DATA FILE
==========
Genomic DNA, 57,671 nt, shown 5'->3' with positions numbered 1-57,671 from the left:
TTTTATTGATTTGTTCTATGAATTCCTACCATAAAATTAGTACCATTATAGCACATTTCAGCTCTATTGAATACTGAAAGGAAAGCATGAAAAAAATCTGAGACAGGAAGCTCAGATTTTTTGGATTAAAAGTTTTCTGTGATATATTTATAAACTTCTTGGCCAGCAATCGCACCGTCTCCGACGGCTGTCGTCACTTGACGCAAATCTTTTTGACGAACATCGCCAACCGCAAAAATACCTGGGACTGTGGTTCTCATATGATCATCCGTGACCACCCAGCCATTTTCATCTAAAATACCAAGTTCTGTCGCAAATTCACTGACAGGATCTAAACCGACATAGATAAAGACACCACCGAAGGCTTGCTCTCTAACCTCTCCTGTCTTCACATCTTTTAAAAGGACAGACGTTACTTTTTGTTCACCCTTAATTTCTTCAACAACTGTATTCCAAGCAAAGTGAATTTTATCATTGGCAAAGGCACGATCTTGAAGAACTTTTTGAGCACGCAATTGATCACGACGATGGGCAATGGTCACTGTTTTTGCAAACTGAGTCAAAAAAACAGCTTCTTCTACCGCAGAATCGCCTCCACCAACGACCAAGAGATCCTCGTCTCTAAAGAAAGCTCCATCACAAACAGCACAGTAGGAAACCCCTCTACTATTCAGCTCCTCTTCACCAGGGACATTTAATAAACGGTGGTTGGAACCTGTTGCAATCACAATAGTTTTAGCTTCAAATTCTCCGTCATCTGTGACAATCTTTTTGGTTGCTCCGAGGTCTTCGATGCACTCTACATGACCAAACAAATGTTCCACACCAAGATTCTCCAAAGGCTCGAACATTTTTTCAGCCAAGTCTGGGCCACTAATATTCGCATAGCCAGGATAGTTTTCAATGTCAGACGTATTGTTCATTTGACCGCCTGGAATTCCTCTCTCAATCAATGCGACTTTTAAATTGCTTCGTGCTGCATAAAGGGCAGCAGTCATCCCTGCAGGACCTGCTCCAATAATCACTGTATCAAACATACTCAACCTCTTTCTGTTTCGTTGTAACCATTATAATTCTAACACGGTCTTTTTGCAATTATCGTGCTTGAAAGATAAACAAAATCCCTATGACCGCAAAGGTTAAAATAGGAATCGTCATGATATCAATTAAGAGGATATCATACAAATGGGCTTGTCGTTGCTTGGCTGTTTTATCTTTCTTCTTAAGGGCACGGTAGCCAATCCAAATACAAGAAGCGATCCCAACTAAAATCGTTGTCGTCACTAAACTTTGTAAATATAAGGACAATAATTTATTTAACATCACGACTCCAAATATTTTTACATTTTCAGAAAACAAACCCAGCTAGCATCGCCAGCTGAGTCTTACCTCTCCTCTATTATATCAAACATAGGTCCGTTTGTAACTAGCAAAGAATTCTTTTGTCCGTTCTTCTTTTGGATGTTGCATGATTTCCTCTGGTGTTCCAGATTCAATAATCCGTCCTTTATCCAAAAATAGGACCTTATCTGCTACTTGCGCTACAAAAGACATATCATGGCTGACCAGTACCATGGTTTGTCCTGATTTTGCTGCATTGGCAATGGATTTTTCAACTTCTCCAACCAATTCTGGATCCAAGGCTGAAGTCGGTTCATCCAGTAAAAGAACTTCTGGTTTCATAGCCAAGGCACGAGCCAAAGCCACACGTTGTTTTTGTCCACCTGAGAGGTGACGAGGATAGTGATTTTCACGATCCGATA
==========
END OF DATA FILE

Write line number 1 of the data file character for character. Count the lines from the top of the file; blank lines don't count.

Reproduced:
Genomic DNA, 57,671 nt, shown 5'->3' with positions numbered 1-57,671 from the left: